Carson may not have the marquis player potential of Cole or Ward, and his quiet Western Canadian demeanor coupled with his commitment to his own zone doesn't bring a lot of attention his way. But the thing he does have is a spot carved in the Canes top six, and time is on his side.
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From the moment he first steps on the RBC Center ice, Jamie McBain will attract the eyes of diehard Hurricanes fans. The first-year professional has already grown by leaps and bounds in Albany this season. After spending much of the season's first half focusing on playing in his own end, McBain has emerged as an offensive force. He has 34 points in 64 games, tops among all River Rats defensemen and 13th in the entire AHL. But most impressive is that McBain has compiled a lot of those points recently, finishing January with 13 points in 14 games — which included a seven-game point streak. It's also worth noting McBain has taken just five minor penalties all season, a tribute to his top-notch skating and positioning.
But that's the AHL — what can McBain do against the best in the world? Chances are we'll find out soon. With the trade of Aaron Ward, Andrew Alberts and Joe Corvo, the Canes have journeyman Jay Harrison playing in the No. 6 spot. Rutherford has said McBain will get a look this year — likely at Harrison’s expense — and once he does, Carolina fans will get to see how the team's top defensive prospect fits into the future. Chances are that by next year he won't have to worry about riding AHL buses any more.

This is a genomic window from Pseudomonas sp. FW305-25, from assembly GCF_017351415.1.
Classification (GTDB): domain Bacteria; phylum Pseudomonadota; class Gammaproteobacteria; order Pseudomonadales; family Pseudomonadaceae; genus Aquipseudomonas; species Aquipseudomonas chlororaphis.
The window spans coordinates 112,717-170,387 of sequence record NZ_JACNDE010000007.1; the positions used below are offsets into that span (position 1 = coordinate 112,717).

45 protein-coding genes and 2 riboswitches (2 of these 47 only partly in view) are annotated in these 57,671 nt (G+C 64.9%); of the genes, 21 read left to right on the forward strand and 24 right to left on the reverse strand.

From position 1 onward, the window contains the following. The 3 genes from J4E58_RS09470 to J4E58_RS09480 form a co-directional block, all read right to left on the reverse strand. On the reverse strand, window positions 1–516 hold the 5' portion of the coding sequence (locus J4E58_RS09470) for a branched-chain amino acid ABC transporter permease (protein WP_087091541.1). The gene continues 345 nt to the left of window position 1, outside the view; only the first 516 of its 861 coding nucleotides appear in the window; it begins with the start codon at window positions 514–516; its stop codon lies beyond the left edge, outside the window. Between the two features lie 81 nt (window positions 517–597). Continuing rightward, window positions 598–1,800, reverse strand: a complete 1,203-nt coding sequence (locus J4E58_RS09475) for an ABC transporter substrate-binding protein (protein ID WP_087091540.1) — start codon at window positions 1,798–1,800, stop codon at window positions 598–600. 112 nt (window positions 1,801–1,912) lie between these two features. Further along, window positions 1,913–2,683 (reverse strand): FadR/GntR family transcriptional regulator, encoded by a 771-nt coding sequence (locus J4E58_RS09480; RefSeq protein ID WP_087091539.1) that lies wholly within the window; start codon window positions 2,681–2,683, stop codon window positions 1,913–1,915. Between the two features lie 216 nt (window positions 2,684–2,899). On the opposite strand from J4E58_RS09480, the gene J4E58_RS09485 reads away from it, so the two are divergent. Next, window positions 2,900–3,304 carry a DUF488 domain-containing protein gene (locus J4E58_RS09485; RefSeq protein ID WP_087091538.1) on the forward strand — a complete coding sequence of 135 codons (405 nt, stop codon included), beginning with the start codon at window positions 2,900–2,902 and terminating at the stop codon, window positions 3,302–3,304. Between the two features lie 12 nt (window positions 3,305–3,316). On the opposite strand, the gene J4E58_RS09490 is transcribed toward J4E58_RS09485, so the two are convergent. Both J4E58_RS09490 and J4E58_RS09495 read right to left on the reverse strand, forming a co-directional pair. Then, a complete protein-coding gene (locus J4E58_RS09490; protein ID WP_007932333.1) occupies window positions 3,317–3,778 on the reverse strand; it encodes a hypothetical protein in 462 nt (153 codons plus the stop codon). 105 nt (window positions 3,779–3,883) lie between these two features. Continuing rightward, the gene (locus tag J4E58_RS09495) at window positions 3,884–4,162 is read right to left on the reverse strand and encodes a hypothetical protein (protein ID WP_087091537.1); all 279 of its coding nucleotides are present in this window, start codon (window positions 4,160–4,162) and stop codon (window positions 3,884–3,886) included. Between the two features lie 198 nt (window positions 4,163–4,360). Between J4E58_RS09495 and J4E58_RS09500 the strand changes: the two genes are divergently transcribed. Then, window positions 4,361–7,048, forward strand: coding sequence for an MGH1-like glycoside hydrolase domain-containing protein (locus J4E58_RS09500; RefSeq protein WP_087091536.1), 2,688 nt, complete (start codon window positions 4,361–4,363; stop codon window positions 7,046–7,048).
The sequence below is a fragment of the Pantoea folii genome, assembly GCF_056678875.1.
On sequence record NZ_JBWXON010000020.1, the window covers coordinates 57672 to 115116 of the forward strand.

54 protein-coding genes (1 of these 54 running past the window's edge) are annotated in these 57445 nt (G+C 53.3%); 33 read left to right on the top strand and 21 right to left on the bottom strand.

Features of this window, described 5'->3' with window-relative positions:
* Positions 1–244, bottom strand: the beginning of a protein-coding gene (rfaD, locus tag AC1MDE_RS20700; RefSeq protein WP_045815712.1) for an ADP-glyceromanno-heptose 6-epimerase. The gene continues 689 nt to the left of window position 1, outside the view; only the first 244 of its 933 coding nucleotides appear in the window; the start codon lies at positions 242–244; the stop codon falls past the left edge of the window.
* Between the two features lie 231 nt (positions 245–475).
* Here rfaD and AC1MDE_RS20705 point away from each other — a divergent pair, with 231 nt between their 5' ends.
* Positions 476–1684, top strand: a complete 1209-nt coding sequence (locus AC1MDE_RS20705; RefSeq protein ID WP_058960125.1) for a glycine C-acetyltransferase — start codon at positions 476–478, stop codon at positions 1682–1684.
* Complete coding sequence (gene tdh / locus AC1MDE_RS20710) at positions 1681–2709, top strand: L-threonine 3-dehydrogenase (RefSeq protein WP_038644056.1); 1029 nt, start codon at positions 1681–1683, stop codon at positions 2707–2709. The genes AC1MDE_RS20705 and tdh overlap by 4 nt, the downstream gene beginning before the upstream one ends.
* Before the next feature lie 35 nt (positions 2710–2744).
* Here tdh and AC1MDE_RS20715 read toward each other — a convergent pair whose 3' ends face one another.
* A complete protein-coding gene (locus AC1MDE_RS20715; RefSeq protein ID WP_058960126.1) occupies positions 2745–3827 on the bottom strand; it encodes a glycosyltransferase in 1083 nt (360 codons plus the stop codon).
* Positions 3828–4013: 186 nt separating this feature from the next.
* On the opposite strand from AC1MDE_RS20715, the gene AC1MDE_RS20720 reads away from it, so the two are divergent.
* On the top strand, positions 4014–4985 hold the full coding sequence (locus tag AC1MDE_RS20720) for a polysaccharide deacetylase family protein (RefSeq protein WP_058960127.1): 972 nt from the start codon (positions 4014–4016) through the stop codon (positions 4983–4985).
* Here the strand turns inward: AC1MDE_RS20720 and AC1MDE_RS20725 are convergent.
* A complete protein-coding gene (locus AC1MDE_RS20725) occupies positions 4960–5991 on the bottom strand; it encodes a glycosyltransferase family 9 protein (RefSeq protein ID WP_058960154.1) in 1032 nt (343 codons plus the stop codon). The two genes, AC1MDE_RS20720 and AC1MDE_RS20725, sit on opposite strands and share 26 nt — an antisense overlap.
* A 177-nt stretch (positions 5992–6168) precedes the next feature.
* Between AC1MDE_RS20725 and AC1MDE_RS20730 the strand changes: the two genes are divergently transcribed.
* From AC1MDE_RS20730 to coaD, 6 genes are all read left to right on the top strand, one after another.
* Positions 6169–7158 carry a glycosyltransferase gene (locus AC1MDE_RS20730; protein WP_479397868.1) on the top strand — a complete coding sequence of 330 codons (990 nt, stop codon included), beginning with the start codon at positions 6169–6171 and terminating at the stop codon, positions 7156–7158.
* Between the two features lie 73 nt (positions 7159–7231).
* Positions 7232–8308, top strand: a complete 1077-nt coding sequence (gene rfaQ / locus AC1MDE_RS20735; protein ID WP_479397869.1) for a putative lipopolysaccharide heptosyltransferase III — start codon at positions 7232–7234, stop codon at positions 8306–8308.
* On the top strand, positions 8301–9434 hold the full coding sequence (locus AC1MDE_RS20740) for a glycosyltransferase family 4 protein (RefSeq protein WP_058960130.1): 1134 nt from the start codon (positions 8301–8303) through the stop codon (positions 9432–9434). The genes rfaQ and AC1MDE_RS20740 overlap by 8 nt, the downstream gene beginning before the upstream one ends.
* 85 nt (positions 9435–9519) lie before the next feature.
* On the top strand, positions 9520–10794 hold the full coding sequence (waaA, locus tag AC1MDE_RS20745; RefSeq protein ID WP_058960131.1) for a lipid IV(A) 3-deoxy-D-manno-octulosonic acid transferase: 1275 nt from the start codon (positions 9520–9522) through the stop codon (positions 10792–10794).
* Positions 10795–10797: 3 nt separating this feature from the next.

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Brian Pothier and Alexandre Picard were both acquired as part of recent trades. Picard, 24, will likely factor in to Carolina’s future plans — Rutherford has made a point of acquiring young, underachieving/underappreciated defensemen and having them emerge in a Hurricanes jersey. For those who fear that this is now Picard's fourth NHL team, remember that Pitkanen and Gleason were each on their third team and 24 and 23, respectively, when they were acquired by the Canes.
The nearly 33-year-old Pothier and Carolina will be auditioning for each other to see if they want to continue their relationship past the balance of this season when his contract runs out. Both Pothier and Picard could see their respective roles and future determined by how ready McBain is to make the jump to the NHL and eat minutes in perhaps every situation.
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Even if Pothier departs, Carolina has five defenseman that could prove formidable next year and beyond, sporting a combination of size, grit, offense, defense, determination and, perhaps most importantly, youth that few teams can boast. Even if Pothier returns, the Canes would average just a shade older than 26 in their top six with this group, with the team still retaining the rights to Anton Babchuk (26 next year), while youngsters Bryan Rodney, Casey Borer, Kyle Lawson and Michal Jordan are all waiting in the wings, not to mention recent draftees like Brian Dumoulin. Compare that to the top six entering this season, which averaged more than 30 years of age at the start of the season and featured two players on the wrong side of 35.
The same could be said at up front, where the departures of Matt Cullen, Scott Walker, Stephane Yelle leaves just two players who are older than 31: Rod Brind'Amour (39) and Ray Whitney (37), and both could conceivably be gone after this season. Toss in a potential net tandem of Ward (26) and Justin Peters (24 in August), and the Canes could go from the league's oldest teams to one of the younger ones in less than nine months.
So it seems youth will be served in Carolina. But that doesn't mean dark days are ahead. Look no further than the defense to see how bright the future may be.